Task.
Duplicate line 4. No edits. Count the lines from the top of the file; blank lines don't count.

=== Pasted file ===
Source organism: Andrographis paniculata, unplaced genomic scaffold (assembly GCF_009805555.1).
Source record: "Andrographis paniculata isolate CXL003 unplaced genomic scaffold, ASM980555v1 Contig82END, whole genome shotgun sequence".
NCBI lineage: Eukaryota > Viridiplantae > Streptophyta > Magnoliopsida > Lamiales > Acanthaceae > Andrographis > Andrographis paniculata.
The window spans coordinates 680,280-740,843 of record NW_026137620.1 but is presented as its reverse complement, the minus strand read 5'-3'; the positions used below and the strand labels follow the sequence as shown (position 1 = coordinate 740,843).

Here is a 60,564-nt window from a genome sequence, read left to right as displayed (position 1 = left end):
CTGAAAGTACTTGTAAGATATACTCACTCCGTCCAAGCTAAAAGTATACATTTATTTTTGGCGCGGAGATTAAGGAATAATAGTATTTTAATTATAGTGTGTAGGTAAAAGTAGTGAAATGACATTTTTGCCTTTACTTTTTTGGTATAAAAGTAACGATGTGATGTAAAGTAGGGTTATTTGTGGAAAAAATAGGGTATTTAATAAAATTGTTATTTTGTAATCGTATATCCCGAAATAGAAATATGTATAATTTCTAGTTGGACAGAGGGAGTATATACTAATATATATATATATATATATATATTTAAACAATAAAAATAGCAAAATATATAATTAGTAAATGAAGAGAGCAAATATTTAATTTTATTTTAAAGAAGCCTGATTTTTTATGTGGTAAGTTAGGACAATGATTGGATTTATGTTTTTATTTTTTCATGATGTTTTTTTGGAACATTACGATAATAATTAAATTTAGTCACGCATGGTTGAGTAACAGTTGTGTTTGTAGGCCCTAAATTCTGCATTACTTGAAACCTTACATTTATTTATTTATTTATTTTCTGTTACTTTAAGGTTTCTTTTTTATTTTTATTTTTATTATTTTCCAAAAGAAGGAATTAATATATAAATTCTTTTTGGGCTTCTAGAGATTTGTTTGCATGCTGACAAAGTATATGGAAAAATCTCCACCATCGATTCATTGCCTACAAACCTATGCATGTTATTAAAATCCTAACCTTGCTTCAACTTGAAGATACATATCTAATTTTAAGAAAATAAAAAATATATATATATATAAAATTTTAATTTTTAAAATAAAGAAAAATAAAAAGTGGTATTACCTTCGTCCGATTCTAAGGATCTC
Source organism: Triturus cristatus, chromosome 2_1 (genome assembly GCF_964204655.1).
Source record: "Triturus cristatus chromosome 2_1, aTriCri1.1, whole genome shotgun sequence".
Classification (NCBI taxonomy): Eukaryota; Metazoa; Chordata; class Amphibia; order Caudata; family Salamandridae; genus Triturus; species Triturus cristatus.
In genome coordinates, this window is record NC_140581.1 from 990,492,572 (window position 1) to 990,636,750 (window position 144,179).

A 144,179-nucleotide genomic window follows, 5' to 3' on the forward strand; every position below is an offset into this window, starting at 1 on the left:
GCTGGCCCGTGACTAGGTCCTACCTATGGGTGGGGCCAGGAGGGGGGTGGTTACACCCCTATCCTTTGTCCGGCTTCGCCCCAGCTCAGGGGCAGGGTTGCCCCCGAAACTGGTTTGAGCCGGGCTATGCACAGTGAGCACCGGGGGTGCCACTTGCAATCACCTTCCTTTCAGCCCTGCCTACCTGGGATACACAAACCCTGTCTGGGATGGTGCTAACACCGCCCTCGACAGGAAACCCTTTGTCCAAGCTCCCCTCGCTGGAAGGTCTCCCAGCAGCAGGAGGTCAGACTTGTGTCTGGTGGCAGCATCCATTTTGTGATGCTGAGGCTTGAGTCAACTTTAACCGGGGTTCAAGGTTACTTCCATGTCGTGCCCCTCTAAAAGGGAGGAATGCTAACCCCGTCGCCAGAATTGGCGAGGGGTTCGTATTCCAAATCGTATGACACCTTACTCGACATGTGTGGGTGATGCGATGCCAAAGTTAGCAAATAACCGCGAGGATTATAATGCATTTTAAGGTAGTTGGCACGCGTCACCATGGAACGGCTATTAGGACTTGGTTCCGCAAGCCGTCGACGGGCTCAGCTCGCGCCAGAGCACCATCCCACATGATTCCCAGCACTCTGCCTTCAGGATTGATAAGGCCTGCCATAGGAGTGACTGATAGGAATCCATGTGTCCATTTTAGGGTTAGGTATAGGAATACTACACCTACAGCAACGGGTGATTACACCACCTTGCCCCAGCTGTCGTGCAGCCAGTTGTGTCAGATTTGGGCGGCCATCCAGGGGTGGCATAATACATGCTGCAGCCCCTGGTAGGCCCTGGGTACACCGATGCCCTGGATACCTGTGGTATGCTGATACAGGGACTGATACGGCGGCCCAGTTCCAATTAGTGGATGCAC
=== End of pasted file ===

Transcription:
The window spans coordinates 680,280-740,843 of record NW_026137620.1 but is presented as its reverse complement, the minus strand read 5'-3'; the positions used below and the strand labels follow the sequence as shown (position 1 = coordinate 740,843).